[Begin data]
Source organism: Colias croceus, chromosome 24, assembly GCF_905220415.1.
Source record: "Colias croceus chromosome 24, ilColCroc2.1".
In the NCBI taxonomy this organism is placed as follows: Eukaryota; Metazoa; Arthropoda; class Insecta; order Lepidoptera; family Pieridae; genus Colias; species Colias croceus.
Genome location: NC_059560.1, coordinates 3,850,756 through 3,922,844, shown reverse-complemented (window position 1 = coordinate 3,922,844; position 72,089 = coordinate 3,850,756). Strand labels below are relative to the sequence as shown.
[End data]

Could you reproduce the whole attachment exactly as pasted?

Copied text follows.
Source organism: Colias croceus, chromosome 24, assembly GCF_905220415.1.
Source record: "Colias croceus chromosome 24, ilColCroc2.1".
In the NCBI taxonomy this organism is placed as follows: Eukaryota; Metazoa; Arthropoda; class Insecta; order Lepidoptera; family Pieridae; genus Colias; species Colias croceus.
Genome location: NC_059560.1, coordinates 3,850,756 through 3,922,844, shown reverse-complemented (window position 1 = coordinate 3,922,844; position 72,089 = coordinate 3,850,756). Strand labels below are relative to the sequence as shown.